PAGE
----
DISCUSSIONS are taking place on whether new legislation could be brought in to deal specifically with people who moderate child abuse websites.

This is according to a National Crime Agency commander following the jailing of Nathan Bake, of Runcorn, who was sentenced to 16 years in prison.

The 28-year-old admitted offences related to his roles moderating and creating child abuse sites on the dark web.

Chester Crown Court heard that the mechanic was second-in-command of site The Annex, which saw almost 90,000 users sharing illegal material on the dark web.

Adam Priestley, branch commander for the NCA, said there is currently no legislation dealing specifically with the moderation or administration of a website where child abuse material is being shared.

As well as sexual offences, Bake was charged with participating in an organised crime group, which Mr Priestley said was the first time the NCA had used the charge in a case of this type.

He said: “It would be much simpler if there were new legislation that dealt with these offences explicitly.”

He said discussions have been ongoing between the NCA and the Home Office for some time about whether laws could be updated.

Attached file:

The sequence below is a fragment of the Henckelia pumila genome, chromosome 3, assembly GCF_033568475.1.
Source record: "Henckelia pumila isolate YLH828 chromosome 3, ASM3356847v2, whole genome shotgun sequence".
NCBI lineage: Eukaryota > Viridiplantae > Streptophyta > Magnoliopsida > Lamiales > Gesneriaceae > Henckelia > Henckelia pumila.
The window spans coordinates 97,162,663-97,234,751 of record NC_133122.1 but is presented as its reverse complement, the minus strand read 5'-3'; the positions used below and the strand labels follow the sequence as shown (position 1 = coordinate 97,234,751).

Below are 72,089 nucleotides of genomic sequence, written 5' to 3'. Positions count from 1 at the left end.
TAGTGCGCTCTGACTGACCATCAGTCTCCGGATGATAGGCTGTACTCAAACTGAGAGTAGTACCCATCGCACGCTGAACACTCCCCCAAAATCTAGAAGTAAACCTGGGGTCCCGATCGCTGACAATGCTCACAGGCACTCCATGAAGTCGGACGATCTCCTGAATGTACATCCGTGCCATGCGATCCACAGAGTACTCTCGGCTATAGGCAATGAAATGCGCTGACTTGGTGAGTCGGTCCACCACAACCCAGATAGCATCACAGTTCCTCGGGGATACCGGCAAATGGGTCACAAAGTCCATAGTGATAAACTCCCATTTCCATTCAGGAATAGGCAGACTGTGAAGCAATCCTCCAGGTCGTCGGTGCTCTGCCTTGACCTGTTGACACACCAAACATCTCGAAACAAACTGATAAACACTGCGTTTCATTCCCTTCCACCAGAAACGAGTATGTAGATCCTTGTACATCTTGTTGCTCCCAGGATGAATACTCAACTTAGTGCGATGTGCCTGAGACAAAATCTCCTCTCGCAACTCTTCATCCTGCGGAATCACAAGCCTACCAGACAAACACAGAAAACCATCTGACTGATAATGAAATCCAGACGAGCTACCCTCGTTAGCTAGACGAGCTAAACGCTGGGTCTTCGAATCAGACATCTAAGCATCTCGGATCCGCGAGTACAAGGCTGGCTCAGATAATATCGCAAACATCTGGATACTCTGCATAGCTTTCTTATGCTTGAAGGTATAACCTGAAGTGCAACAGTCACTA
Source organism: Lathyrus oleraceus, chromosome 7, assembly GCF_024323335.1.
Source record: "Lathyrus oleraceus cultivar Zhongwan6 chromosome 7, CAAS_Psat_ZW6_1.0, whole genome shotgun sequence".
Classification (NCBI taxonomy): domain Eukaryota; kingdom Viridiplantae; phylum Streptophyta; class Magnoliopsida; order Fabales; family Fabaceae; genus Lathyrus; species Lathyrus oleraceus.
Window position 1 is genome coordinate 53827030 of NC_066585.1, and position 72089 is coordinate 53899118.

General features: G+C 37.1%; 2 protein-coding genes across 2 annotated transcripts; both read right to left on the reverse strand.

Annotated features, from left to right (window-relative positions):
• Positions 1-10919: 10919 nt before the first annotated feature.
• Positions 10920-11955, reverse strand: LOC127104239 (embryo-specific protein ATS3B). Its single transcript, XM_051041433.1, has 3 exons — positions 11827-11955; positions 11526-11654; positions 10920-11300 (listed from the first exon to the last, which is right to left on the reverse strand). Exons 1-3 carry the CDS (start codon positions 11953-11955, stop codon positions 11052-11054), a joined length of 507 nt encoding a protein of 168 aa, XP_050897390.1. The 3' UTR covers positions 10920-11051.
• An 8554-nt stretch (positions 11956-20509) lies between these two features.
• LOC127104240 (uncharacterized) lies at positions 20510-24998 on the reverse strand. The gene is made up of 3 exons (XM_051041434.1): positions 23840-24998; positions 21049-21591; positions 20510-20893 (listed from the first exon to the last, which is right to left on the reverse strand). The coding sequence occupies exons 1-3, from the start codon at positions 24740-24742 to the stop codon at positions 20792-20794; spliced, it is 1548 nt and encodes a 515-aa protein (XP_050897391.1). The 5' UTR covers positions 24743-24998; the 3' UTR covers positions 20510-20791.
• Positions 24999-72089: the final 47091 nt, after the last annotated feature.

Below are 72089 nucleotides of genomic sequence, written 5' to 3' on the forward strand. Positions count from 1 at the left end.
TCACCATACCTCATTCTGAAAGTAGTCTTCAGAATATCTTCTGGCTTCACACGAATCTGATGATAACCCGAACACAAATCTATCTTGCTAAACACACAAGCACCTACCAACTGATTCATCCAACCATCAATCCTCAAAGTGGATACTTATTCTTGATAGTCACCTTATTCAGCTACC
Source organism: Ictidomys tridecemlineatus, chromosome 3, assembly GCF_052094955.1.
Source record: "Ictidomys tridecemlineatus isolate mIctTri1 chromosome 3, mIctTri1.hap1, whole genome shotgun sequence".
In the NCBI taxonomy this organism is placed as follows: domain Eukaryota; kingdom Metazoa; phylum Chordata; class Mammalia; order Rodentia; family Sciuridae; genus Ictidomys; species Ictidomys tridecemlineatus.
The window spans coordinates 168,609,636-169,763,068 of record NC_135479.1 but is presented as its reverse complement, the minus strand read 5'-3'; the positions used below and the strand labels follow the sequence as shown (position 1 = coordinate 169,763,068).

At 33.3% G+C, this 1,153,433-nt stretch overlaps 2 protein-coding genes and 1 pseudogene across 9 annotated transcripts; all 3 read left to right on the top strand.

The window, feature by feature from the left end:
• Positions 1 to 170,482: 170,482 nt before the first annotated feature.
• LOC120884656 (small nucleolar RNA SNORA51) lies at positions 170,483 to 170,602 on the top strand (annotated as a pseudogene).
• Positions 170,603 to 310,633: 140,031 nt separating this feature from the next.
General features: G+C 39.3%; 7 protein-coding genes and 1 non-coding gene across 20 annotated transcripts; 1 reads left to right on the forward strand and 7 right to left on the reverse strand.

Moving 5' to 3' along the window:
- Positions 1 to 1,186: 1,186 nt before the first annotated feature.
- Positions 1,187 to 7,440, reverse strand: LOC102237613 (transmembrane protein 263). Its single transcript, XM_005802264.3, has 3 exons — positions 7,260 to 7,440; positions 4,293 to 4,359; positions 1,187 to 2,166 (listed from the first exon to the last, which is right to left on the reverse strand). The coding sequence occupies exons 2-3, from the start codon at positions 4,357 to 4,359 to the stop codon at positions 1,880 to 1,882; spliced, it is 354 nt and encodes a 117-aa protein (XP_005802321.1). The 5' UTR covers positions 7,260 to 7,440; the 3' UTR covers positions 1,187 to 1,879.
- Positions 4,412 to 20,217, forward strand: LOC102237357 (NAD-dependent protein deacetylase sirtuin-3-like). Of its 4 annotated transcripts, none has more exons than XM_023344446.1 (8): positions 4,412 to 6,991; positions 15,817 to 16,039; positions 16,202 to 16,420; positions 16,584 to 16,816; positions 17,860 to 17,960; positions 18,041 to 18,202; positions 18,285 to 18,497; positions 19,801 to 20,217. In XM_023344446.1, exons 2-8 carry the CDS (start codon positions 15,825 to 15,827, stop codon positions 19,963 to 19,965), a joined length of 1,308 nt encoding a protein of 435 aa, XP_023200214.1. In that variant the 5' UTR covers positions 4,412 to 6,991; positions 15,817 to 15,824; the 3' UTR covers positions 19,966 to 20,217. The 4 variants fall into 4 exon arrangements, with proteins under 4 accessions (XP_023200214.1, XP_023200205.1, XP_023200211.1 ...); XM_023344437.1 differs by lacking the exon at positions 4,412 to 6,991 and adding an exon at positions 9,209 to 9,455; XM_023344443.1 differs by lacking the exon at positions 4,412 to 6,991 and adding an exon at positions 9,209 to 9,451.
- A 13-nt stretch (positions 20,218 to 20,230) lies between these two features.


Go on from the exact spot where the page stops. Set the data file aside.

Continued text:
He said: “The NCA are actively involved in discussions with regard to the legislation and are involved with Home Office policy teams to try and establish whether or not there is possibility to either uplift or add new legislation.”

He accepted there was a ‘big disparity’ between Bake’s sentence and the sentence given to the head of the site, a man from Alabama who was jailed for life in the US.

He added: “There is always a bit of a disparity between us in the UK and what the laws and the sentences are like in the US.

“Especially in this crime type, where they invite very, very, very heavy sentences in comparison to those that are given down by the UK courts, and what they are capable of giving.”

Judge Patrick Thompson, sentencing Bake, said there is a ‘different system of law’ in America with ‘different sentences available’.

He said: “I am confined by the maximum sentences for the offences which have been charged. Sentences such as those which may be available in America are not available to me.”